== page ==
The big corporate communications failure of the past month has been the United Airlines overbooking fiasco. CEO Oscar Munoz was last week hauled in front of a Congress committee to answer awkward questions (“Why do you hate the American people?”) about the airline’s practices in the wake of the incident, in which security officers forcibly removed a randomly selected passenger, Dr David Dao, from overbooked flight 3411 from Chicago to Louisville. Dr Dao lost teeth and sustained a broken nose; passenger videos of the episode went viral, United hit the headlines and became the butt of jokes worldwide. So what are the lessons for other big companies in the public eye, in this social media era? Coincidentally, new YouGov research has suggested that over a fifth of consumers are willing to boycott a brand following a scandal or negative press. Real money is at stake here.
United got a number of things wrong, both operationally and with catastrophically poor communications in the early stages. For example, why the sudden last-minute requirement to get its flight crew to Louisville, which is what led to the seat shortage In the first place? Why wasn’t an attractive enough offer made to ensure there were volunteers willing to be bumped off the flight, rather than having to randomly pick a victim who was already on board? Why the lack of proper guidelines on how officials should proceed if a passenger is unwilling to give up his or her seat?
We have all come across companies from time to time which appear to have bad practices, for example in customer service, but seem to get away with it. In the end it usually catches up with them, with some sort of high profile fail, but by this time the bad habits have become so ingrained that everybody is caught by surprise. You hear phrases such as ‘we’ve always done it this way’ or ‘nobody else has complained’. I think United fell into this category. Everyone knew its slogan “Fly the Friendly Skies” was just that – a slogan, rather than anything that actually related to its day to day activities. The blinkered approach was so ingrained that the initial reaction of CEO Charlie Munoz was to back the way staff had handled the incident and complain about the belligerent behaviour of Dr Dao, as he resisted being dragged off the aircraft. His initial communication to staff – and this is almost unbelievable – maintained that “our employees followed established procedures for dealing with situations like this”. Really?!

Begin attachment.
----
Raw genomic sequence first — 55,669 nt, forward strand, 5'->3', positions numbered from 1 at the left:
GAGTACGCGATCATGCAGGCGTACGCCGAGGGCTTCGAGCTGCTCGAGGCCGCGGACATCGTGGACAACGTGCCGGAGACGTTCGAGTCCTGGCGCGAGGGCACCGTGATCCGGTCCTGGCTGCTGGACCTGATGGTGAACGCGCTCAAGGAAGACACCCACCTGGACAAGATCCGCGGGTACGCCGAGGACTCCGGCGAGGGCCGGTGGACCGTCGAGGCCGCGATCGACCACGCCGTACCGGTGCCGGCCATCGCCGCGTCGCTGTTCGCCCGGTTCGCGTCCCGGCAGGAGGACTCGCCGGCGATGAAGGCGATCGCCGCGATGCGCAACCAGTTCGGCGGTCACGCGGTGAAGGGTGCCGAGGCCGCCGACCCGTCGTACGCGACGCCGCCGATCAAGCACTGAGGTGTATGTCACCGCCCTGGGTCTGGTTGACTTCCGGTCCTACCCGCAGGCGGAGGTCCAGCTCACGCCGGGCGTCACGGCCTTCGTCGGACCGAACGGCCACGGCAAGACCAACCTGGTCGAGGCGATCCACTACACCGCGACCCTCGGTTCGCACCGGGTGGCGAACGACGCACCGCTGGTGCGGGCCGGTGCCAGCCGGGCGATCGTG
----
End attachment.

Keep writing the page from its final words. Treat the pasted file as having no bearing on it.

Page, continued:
The first lesson is of course that in the social media age, organisations need to think even harder about how their procedures, whatever their internal logic, will look like from an external perspective, to minimise the likelihood of a bad customer experience going viral. The second is that when things do go wrong, don’t compound it by giving a tone-deaf PR response. Mr Munoz’s early statements looked as though they had been drafted by a committee of lawyers and had no humanity about them; they were the target of much social media mocking. To minimise the impact of Trial by Twitter, use real words rather than euphemistic jargon such as ‘re-accommodated’ when ‘forcibly removed’ would have been more accurate. When we coach company spokespeople in media training sessions, one of the most frequent failings is that they often don’t even realise how inward-looking their language often is. It’s then vital to demonstrate genuine contrition and explain what you are doing to sort things out. Mr Munoz belatedly set off along this road with a grovelling interview on ABC’s Good Morning America, but this was too late to stop half a billion dollars or thereabouts being knocked off United’s market capitalisation, and the loss of his expected promotion to chairman. Good communication skills are vital to a company boss, but you have to get the culture right in the first place.
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